Journal Article

Severe Babesiosis in Long Island: Review of 34 Cases and Their Complications

Jeffrey C. Hatcher, Pietra D. Greenberg, Julie Antique and Victor E. Jimenez-Lucho

in Clinical Infectious Diseases

Published on behalf of Infectious Diseases Society of America

Volume 32, issue 8, pages 1117-1125
Published in print April 2001 | ISSN: 1058-4838
Published online April 2001 | e-ISSN: 1537-6591 | DOI: http://dx.doi.org/10.1086/319742
Severe Babesiosis in Long Island: Review of 34 Cases and Their Complications

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Thirty-four consecutive patients were hospitalized with diagnosis of severe Babesia infection over the course of 13 years. The average time from onset of symptoms to diagnosis was 15 days. When compared with uninfected febrile control patients, affected patients complained significantly more often of malaise, arthralgias and myalgias, and shortness of breath (P < .05), and they more often had thrombocytopenia and abnormal liver function (P < .05). Forty-one percent of patients with Babesia developed complications such as acute respiratory failure, disseminated intravascular coagulation, congestive heart failure, and renal failure. Analysis of data revealed that complicated babesiosis was more commonly associated with the presence of severe anemia (hemoglobin level <10 g/dL; P = .01) and higher parasitemia levels (>10%; P = .08). Patients were treated with a combination of drugs that included clindamycin, quinine, atovaquone, or azithromycin. Despite treatment, parasitemia persisted for an average of 8.5 days (range, 3–21 days). Exchange transfusion was performed for 7 patients, and it effectively reduced the high levels of parasitemia. Three patients died. Improved outcomes may result with prompt recognition and treatment of babesiosis.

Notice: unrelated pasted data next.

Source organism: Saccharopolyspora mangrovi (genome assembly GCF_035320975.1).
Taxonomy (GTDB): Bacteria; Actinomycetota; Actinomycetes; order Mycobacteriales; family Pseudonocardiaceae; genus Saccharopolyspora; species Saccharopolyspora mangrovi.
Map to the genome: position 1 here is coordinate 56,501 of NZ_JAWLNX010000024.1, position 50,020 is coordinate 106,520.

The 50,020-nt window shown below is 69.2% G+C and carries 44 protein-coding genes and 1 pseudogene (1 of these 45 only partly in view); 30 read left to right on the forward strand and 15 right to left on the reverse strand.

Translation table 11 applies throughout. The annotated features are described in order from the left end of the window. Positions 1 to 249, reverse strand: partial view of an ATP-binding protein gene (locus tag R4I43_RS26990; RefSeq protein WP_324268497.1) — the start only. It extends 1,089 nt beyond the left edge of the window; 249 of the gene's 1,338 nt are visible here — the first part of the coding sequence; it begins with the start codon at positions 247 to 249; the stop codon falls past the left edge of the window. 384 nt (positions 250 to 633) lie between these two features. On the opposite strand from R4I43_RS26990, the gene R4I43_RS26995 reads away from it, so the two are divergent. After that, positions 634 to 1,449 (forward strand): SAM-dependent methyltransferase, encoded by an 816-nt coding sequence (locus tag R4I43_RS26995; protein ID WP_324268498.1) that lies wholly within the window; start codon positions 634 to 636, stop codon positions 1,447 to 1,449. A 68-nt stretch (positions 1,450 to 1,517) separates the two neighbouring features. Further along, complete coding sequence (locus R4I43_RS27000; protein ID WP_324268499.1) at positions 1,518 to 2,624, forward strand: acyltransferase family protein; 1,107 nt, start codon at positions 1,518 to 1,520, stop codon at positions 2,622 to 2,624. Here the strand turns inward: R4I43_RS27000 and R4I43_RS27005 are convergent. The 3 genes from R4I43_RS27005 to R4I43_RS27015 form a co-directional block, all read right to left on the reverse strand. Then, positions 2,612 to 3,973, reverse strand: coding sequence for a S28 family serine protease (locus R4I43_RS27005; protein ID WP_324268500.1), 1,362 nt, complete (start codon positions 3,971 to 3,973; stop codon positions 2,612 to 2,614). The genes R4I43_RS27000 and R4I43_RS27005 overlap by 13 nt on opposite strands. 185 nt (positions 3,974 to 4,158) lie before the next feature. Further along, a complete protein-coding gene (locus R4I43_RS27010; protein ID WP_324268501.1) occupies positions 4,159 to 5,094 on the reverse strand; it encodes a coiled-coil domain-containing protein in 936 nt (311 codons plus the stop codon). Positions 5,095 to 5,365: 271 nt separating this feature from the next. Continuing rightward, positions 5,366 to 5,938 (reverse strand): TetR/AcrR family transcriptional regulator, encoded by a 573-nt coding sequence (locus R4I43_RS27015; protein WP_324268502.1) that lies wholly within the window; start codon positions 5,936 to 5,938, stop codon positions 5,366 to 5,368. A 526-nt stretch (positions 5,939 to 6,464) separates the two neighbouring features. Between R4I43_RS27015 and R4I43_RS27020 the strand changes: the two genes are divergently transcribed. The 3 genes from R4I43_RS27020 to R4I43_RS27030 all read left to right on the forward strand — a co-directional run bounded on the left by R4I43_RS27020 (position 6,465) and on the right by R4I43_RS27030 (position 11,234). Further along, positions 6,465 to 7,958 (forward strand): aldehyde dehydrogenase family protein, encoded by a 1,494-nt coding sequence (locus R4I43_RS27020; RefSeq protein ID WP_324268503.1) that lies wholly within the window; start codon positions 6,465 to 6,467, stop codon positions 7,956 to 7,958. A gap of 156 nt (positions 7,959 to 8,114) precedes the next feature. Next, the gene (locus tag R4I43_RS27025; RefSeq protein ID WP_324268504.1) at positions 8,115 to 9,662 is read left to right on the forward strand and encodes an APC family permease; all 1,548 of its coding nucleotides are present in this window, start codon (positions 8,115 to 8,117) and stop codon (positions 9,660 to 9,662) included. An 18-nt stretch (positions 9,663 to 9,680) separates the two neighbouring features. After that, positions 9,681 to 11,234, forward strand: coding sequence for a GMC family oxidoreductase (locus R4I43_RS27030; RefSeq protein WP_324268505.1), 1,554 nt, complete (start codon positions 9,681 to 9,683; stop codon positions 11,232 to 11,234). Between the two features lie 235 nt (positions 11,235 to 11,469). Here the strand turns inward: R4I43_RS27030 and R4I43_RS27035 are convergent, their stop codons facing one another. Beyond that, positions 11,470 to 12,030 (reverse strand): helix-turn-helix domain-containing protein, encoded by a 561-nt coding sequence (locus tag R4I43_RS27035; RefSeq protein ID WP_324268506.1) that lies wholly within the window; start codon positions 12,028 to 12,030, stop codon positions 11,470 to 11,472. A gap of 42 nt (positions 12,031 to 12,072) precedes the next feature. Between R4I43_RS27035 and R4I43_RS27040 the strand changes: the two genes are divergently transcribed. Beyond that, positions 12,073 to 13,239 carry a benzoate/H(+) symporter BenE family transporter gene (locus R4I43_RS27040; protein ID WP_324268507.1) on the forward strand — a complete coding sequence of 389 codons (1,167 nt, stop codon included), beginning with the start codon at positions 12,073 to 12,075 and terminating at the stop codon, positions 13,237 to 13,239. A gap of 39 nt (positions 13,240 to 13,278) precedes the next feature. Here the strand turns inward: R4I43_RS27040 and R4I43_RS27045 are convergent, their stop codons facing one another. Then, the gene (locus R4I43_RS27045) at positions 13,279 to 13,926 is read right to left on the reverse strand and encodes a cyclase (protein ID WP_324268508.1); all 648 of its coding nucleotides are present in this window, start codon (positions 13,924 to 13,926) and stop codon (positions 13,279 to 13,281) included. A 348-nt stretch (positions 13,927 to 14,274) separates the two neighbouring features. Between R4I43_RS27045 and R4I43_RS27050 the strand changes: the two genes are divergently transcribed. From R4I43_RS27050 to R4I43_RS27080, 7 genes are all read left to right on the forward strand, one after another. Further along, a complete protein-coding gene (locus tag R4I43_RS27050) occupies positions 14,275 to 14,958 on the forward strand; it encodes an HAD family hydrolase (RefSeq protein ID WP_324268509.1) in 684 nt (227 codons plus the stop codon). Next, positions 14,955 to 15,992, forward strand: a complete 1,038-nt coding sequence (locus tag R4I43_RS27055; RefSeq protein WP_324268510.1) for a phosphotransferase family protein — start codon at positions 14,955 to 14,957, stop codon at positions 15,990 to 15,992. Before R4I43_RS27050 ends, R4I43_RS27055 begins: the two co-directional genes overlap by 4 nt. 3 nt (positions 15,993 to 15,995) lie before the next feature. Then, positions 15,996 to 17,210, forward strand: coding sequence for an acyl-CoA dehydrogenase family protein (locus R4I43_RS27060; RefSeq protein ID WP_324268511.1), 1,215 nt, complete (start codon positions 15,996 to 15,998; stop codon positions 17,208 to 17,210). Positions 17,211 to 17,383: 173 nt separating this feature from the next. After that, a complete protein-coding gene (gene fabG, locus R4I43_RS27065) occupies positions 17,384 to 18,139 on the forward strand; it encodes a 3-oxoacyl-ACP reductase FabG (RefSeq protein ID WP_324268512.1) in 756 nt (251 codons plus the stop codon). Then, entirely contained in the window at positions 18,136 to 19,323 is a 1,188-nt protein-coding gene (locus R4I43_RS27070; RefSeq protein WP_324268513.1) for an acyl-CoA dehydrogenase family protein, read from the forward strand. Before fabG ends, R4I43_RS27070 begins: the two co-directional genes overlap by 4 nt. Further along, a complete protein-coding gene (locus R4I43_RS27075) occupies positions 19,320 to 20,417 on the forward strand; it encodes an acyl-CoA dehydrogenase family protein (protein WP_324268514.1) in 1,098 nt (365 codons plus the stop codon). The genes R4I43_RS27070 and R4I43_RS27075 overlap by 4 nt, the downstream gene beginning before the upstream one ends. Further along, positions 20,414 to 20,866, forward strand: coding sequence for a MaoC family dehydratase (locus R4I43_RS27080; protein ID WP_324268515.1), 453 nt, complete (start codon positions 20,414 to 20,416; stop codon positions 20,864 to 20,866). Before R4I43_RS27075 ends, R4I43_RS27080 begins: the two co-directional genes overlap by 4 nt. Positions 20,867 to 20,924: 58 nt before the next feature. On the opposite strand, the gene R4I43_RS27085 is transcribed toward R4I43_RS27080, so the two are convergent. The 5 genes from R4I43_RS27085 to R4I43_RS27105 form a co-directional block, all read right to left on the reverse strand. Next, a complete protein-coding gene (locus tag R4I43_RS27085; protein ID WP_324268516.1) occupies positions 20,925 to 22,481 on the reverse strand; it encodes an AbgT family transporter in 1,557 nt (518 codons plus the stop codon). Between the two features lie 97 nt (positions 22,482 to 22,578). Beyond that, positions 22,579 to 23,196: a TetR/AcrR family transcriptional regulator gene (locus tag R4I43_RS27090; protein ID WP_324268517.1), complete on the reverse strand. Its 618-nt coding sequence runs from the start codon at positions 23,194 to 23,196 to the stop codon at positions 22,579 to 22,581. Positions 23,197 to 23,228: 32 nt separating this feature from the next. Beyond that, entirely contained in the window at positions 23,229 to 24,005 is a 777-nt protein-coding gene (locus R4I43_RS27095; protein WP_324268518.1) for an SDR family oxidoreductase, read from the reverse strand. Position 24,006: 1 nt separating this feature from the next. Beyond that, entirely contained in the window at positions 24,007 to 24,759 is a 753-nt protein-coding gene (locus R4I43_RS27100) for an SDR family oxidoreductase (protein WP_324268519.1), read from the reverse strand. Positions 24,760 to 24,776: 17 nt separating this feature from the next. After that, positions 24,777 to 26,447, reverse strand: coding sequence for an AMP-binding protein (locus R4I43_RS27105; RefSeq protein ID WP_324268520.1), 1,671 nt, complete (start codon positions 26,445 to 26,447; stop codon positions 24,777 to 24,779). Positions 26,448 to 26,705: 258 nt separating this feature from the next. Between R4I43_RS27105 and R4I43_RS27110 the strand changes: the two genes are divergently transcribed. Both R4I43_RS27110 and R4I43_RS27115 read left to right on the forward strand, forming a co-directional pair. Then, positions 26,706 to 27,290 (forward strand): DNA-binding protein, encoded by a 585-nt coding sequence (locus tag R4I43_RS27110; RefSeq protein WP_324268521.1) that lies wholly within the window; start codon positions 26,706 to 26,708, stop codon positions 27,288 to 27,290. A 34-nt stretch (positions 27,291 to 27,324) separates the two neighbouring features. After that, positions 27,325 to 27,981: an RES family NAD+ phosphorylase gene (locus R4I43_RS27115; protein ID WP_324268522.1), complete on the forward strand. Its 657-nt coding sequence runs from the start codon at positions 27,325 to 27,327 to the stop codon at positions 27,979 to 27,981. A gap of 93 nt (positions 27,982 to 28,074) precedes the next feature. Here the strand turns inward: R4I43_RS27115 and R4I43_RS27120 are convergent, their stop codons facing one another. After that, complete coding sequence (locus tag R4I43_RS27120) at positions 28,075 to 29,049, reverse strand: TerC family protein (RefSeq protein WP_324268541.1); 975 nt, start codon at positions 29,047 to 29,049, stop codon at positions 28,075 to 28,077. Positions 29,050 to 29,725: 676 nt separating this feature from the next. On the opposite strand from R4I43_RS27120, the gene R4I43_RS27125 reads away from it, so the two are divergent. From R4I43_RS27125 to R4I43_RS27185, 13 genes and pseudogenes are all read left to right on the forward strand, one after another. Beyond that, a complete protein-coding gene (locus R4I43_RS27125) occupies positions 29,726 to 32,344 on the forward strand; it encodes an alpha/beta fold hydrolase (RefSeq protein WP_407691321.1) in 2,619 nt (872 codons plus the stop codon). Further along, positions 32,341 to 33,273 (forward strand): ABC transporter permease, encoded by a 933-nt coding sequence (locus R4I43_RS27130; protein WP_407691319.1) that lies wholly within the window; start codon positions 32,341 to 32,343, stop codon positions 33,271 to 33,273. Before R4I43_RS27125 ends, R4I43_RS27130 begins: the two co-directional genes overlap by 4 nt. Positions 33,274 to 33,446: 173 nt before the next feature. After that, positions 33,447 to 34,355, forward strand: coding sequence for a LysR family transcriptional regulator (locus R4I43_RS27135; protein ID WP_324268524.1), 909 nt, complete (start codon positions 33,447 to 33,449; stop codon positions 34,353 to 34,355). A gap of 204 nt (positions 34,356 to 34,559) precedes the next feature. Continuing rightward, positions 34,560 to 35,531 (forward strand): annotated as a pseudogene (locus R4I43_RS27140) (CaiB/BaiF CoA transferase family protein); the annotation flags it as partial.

Journal Article.  3147 words.  Illustrated.

Subjects: Infectious Diseases ; Immunology ; Public Health and Epidemiology ; Microbiology

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